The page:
The CPU is a 16-bit, word-oriented, twos-complement, single-address computer. It is designed with the goals of instruction-set orthogonality, flexible addressing, and simple instructions in mind. It is RISC-influenced, but I do not consider it to be strictly limited by RISC principles. It is also influenced by the MOS 6502, in its variety of addressing modes.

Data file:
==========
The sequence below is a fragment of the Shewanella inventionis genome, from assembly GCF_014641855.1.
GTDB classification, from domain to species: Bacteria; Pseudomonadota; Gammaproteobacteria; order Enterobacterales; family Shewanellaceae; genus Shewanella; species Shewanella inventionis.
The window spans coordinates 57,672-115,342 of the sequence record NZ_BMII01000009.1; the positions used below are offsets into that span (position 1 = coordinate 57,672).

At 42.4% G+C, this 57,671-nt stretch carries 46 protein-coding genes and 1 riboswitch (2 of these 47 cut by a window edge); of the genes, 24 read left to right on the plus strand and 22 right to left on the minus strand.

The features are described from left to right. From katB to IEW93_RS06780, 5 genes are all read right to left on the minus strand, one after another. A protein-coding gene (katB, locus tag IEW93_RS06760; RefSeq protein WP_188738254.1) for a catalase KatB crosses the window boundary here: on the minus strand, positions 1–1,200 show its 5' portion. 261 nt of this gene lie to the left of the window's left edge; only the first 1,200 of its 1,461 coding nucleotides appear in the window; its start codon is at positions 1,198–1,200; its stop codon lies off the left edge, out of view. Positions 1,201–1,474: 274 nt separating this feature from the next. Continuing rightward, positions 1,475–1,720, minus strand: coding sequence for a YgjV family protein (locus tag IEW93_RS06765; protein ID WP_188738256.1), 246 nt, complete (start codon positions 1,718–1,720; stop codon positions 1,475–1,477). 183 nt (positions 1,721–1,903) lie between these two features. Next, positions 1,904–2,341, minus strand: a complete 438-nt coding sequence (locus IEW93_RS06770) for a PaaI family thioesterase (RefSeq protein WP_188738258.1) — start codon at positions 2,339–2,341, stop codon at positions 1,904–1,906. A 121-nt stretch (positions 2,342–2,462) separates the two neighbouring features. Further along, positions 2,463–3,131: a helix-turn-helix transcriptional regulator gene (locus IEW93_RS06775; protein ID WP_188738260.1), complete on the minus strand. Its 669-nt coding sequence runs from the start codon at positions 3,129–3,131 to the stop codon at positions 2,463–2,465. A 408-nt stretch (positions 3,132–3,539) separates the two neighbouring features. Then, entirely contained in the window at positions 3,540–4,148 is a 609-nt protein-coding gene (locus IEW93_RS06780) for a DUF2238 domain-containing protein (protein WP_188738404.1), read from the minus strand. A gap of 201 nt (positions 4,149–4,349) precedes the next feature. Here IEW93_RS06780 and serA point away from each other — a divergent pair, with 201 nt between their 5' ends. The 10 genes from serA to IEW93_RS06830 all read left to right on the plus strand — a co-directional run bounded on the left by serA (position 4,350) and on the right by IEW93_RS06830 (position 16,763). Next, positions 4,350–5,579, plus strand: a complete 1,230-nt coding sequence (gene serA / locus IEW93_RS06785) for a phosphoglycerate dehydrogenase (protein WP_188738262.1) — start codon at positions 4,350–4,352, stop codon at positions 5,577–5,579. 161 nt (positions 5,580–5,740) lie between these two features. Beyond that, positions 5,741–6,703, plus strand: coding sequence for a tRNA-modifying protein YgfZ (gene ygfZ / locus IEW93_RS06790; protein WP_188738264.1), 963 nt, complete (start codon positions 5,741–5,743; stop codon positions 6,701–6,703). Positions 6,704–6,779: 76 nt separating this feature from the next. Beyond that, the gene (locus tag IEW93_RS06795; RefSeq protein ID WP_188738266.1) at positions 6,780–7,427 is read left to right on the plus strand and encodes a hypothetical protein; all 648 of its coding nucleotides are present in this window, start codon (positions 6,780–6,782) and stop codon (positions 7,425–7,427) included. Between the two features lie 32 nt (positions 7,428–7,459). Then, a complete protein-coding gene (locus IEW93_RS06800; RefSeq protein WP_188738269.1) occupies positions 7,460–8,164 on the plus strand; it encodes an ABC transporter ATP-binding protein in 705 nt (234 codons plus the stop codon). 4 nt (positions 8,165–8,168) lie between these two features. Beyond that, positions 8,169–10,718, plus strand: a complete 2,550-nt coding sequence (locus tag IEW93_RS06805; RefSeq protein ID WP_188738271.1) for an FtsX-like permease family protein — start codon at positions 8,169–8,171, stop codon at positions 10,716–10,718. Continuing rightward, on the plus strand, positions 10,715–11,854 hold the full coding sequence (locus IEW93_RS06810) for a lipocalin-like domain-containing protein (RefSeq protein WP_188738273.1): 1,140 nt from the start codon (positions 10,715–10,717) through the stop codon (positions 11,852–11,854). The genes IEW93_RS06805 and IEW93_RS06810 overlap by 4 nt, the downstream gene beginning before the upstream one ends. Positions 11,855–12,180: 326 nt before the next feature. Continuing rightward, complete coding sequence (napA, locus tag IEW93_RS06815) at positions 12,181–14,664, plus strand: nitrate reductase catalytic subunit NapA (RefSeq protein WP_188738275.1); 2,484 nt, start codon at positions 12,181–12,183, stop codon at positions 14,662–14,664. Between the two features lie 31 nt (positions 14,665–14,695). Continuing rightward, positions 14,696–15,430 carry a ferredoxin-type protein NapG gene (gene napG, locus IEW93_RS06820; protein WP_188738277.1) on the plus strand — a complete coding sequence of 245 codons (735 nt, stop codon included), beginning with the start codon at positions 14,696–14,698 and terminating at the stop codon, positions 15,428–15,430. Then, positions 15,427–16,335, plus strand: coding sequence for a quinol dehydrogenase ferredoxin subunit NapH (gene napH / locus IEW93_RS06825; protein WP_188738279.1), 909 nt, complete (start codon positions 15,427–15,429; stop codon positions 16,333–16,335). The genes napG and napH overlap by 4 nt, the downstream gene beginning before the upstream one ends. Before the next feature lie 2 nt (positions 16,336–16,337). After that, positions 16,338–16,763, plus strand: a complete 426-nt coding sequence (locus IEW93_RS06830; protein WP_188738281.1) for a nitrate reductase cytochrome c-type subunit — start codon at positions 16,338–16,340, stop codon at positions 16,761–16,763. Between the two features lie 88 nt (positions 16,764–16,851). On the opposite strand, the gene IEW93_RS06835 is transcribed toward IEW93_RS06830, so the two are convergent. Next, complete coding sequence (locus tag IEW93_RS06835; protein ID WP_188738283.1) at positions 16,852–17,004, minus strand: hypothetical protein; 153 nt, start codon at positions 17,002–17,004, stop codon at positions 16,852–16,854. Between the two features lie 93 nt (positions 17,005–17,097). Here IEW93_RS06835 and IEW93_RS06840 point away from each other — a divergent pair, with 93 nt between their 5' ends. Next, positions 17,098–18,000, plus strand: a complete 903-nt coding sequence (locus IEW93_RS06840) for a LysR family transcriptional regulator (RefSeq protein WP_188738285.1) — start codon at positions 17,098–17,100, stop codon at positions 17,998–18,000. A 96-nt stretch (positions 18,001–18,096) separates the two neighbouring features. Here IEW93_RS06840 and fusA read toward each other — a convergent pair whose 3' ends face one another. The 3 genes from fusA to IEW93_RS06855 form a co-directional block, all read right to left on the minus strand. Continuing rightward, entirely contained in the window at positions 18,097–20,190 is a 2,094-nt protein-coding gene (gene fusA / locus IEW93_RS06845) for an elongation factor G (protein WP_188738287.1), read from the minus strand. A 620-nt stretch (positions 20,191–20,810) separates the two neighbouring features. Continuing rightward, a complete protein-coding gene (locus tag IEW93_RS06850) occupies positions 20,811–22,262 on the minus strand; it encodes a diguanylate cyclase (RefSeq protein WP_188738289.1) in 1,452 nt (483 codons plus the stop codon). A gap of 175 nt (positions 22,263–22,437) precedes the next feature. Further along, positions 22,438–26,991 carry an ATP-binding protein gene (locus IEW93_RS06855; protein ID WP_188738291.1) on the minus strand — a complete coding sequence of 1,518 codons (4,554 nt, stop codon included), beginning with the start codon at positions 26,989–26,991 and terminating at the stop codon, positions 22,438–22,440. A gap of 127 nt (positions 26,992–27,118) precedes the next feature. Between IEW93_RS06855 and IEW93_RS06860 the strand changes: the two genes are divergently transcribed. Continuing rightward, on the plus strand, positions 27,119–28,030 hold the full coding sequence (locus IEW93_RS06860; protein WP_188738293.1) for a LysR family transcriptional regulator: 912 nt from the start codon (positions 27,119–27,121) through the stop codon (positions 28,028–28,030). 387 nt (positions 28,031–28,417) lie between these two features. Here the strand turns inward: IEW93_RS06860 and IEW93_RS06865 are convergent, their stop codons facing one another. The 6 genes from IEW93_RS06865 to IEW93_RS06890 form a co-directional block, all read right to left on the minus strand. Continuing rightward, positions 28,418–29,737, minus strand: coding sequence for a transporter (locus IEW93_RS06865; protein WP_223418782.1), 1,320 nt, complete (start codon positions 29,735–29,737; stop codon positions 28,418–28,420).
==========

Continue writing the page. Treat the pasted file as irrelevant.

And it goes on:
The CPU is word-oriented; that is, it does not address memory on a byte level. However, certain registers are eight bits wide instead of sixteen, and certain 16-bit registers can be accessed as two separate 8-bit registers. When operations are performed on these registers, the Negative flag is set based on bit 7, instead of bit F. When 8-bit component registers of a 16-bit register are accessed, only the selected 8 bits will be affected by an operation. When a 16-bit value is transferred into an 8-bit register, the destination register is loaded from the low 8 bits of the source register. When an 8-bit value is transferred into a 16-bit register, the source register is loaded into the low 8 bits of the destination register, and sign-extended into the high 8 bits.